Two years’ ago, Inauro’s Co-CEO & Co-Founder Angus Kennard told us about digitisation challenges within the construction industry and how the Internet of Things (IoT) could help. The challenge of getting myriad stakeholders to move towards the same outcome, without changing how they work, was extremely difficult to surmount.
Most advances have been in project management and not operations. This isn’t surprising considering the work that would be needed to overhaul the complex ecosystem of sub-contractors, stakeholders, vehicles, materials, factories, fuel, OH&S, HR, environmental, machine hire and green-construction considerations – plus the colossal amount of bureaucracy, process management, reporting, administration and compliance issues that go with it all.
On construction sites, workers use paper and eyeball things to store information, while reliance on multiple subcontractors’ separate data systems has resulted in information silos. To many people, this was an omelette that couldn’t be unscrambled.
Then, along came Covid.
It quickly became apparent that sending the construction industry into total lockdown was unviable in Australia. The notion of Aussie tradies being unable to work struck a chord that the mainstream media couldn’t ignore and politicians couldn’t dismiss. Genuine health concerns could not be disregarded either.
This led to greater digitisation finally taking place. Suddenly paper wasn’t allowed on-site – all forms and check-ins had to be digitised and compliance failure was inexcusable. This created an explosion of on-site data to be collected, processed, linked and acted on.
While this was a challenge, it also opened the door to many long-awaited and in some cases surprising efficiencies made possible using IoT. Suddenly data was liberated and insights could be shared with stakeholders who were now connected.
Two-years into the pandemic, new, holistic views of data are being considered, says Kennard.
“We are seeing a real shift in the use of real time data by the more forward thinking construction companies – the rise of digital solutions to help solve point issues has given construction sites a view of the benefits this data could have if shared across systems, leading to increased automation and efficiency gains that could never have been considered before,” Kennard commented.
How IoT is improving productivity
The resulting efficiencies, automation and improvements in the way information is recorded is helping address one of the biggest issues in the construction industry: productivity.
Work sites have traditionally been heavily process-focused because of the potentially dangerous environment, and IoT is helping to streamline this. For instance, IoT sensors detecting noise and dust have effectively rendered manual checking by people carrying microphones and dust sensors, and associated auditing, redundant. This has led to immediate cost savings.
“There really is no discussion to be had – if you can replace a costly, burdensome, manual service by a cheaper, more granular and accurate solution, why wouldn’t you do it!”
Unpopular tasks such as contamination management associated with toilet and ablution blocks can now be automated, and video cameras on cranes can enable real-time monitoring of sites from above – negating the need to fence-off potentially high-risk areas.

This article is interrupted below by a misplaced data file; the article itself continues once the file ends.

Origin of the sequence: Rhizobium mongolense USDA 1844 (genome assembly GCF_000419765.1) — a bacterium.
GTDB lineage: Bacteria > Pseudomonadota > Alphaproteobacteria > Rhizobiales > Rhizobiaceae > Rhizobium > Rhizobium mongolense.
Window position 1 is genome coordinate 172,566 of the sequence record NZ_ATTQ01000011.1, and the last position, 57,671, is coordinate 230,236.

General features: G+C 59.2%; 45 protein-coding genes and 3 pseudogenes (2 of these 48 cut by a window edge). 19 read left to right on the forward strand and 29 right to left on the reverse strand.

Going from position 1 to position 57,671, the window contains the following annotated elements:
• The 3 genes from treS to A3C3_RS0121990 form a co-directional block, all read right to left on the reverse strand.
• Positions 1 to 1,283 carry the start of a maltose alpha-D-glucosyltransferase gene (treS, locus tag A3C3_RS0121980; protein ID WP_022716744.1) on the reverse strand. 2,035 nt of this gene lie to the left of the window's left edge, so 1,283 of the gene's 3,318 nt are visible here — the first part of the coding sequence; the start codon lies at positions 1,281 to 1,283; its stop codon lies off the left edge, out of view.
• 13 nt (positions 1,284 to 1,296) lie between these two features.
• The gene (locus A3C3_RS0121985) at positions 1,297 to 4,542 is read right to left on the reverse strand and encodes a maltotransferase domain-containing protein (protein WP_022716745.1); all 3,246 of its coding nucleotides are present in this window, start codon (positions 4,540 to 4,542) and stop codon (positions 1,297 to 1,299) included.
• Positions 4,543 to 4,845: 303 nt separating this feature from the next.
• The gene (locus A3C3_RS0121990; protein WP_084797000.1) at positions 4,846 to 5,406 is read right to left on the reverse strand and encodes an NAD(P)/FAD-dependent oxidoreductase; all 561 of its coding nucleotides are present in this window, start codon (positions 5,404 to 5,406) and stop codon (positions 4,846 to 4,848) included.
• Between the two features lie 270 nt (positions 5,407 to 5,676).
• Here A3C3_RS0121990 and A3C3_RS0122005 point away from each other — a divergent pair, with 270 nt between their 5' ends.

The use of cameras for real time monitoring could provide transparency about building construction quality following high-profile structural failings. A more transparent market, including in regards to reporting of defects, is a goal of the NSW Government’s eConstruction Program.
For instance, computer vision on crane-mounted cameras can enable the monitoring, tracking and allocation of every three metres of cement poured to a single truck. Each truck’s telemetry can also be linked to the pour to establish which factory it came from, whether the truck was stuck in traffic or had a failure, and if the operator turned off the mixing tank to save on (increasingly expensive) fuel or experienced any other issue that could result in cement being watered down or the quality compromised. Smart vision and concrete maturing sensors can also monitor the state of the cement and notify when the next layer can be poured (or not).
A digital history of each element, from the factory to the concrete pour, can be recorded and supplied when construction ends and a building is handed over to its operators. This could inform insurance and give building owners better visibility of the state of the quality of construction, helping them decide whether or not to accept ownership.
Digital automation could also help improve trust in on-site incident and near-miss reports, says Kennard. These reports have often been heavily-subjective and created as a last-minute afterthought, or not completed, and are open to manipulation, he says. Automation can also help with compliance related to green-construction, fuel management and spill reporting – all of which have become more challenging issues to deal with in recent years.
Managing fuel is a perennial problem. It’s possible for on-site sensors to detect fuel levels and automatically order more when required. This can improve the reconciliation process and has reduced instances of false-fuel recording and purchase fraud, Kennard says.
Sharing of equipment utilisation and location data could also make the over-ordering of rented machinery (which gets leased by multiple, independent subcontractors) and the subsequent piles of identical equipment lying idle a thing of the past.
Inauro Co-CEO & Co-Founder Angus Kennard leads a panel of industry experts at the IoT Impact conference on 9 June at the Melbourne Convention and Exhibition Centre. Tickets have limited availability and prices rise soon, so don’t miss out – register to attend Australia’s premiere IoT conference now.